30. I tried to read the second book in the Lords of the Underworld series but couldn't stand it. So I skipped ahead to Darkest Pleasure. That I could read through though I'm still not a fan. I have myLiz screening these novels for me. She says which ones are interesting to her and I skip all the others and go check that book out of the library. I may not like these, but Showalter is laughing all the way to the bank: people love this series. It sells far better than there is any reason for.
31. Moon Called, Patricia Briggs. The first in the Mercedes Thompson series, I highly recommend this series if you're at all interested in urban fantasy. Mercy is a mechanic and skinwalker--she can turn into a coyote at will. But that's not where the weirdness stops. Not only is Mercy a coyote, she's a coyote raised by werewolves; she's friends with a vampire ever since she started regularly repairing his VW; and her boss is a few-thousand year-old fey. This series is also very well written craft-wise. Although I admit that I started reading these because I had a notion that I should read the most popular urban fantasy if I was gonna write in the genre. A good notion. But the reason I'd avoided this series previously? Because all the bare mid-riff covers annoyed me. The good news? Mercy is usually clothed in something grungy and comfy throughout the interior of the novel
32. Blood Bound, Patricia Briggs. I had checked a copy of Moon Called out of the library. When I finished it, it was a Sunday and the library was closed. So after debating it, I went out and bought the next book in the series. I couldn't wait.
33. Iron Kissed, Patricia Briggs. Another Mercy Thompson novel, these first three are perhaps the most interesting and intense in the series.
34. Bone Crossed and 35. Silver Borne round out the in-print novels in the Mercy story line. There's another coming this spring, River Marked. Although, after reading all these novels in quick succession, I got really depressed because she wrote so well and the plot was so interesting--could I compete with that?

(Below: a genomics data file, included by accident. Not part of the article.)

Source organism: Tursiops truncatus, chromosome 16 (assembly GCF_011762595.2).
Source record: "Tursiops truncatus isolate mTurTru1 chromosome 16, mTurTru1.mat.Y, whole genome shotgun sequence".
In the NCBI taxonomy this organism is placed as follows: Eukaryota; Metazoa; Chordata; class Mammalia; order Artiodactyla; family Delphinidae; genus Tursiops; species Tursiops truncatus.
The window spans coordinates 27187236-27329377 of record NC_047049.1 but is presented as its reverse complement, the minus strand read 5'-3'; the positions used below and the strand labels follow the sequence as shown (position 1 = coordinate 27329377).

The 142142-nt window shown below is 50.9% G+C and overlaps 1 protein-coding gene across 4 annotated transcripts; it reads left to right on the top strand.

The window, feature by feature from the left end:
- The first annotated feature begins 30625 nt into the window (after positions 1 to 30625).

36. Kitty and the Midnight Hour and 37. Kitty Goes to Washington, Carrie Vaughn. I picked up the Kitty books because Vaughn is an Odyssey graduate. They're witty, and the college radio DJ in me appreciates Kitty's career choice.
38. Halfway to the Grave, Jeaniene Frost. Yet another vampire series? Nah. One of the better vampire series out there. Cat is a heroine you can relate to and cheer for. So of course the next two books quickly fell into my hands. 39. One Foot in the Grave and 40. At Grave's End, but after that, I didn't run out and get the fourth in the series. The momentum was lost.
41. Cry Wolf, Patricia Briggs. A spin off of the Mercy Thompson series, the Alpha-Omega series is ... not as good. Perhaps because it's written in third person instead of first and that isn't Briggs' strong suit (I'm making a guess here). Or perhaps it's because what's his face, the dude--Charles--isn't very well developed as a character over the first couple of books. Or in the short story that starts the series. BTW find the short story first if you want to understand this novel. The first three chapters are essentially set off into a "short story" you can find in On the Prowl.
42. Untamed Desire, Pamela Palmer. I finally got up the nerve to buy a romance novel with a crazy cover and the novel wasn't even all that good. Bummer.
43. Hunting Grounds, Patricia Briggs. Second in the Alpha-Omega series, equally not as good. This makes me happy in a perverse way because Briggs' ability to write amazing Mercy Thompson novels made me feel like I'd never measure up. But her less-than-stellar novels make me feel like I have a chance.